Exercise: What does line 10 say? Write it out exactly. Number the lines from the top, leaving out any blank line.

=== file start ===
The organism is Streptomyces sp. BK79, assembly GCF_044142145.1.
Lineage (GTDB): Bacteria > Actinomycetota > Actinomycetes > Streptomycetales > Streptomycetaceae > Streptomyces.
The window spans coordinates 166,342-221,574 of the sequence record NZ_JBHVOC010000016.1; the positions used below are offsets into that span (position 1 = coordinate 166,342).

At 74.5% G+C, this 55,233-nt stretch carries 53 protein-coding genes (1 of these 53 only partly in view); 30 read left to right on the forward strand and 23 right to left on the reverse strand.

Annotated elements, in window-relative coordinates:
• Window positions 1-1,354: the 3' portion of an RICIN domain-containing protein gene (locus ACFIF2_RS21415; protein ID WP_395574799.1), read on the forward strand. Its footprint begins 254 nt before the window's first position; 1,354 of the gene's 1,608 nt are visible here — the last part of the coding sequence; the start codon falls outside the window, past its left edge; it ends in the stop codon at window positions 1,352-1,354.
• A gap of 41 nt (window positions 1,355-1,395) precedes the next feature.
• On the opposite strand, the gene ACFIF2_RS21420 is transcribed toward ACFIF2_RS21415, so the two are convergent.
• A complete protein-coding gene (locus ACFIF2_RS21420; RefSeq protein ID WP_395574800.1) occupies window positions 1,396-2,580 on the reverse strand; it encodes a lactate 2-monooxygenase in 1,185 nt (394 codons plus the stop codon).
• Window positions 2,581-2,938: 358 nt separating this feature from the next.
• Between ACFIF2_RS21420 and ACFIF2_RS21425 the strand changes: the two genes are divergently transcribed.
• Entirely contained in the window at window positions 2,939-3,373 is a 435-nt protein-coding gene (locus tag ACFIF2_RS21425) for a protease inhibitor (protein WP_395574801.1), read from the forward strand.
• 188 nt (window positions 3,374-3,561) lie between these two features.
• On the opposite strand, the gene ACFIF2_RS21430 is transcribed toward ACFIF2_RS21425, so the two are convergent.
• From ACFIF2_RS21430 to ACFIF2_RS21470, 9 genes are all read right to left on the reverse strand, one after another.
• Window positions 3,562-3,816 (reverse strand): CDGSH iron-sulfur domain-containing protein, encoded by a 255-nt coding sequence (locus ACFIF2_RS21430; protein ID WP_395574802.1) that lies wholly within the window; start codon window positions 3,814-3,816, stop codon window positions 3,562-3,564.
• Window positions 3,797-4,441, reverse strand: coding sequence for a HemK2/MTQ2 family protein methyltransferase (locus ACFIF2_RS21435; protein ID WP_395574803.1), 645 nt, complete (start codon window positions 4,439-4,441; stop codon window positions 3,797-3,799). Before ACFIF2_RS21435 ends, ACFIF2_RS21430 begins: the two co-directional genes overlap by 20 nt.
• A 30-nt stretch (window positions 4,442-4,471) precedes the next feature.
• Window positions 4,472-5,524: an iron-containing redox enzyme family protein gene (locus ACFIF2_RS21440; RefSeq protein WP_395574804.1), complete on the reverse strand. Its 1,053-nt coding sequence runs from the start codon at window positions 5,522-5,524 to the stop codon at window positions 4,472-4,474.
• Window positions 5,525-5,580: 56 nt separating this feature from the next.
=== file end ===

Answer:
• Window positions 2,581-2,938: 358 nt separating this feature from the next.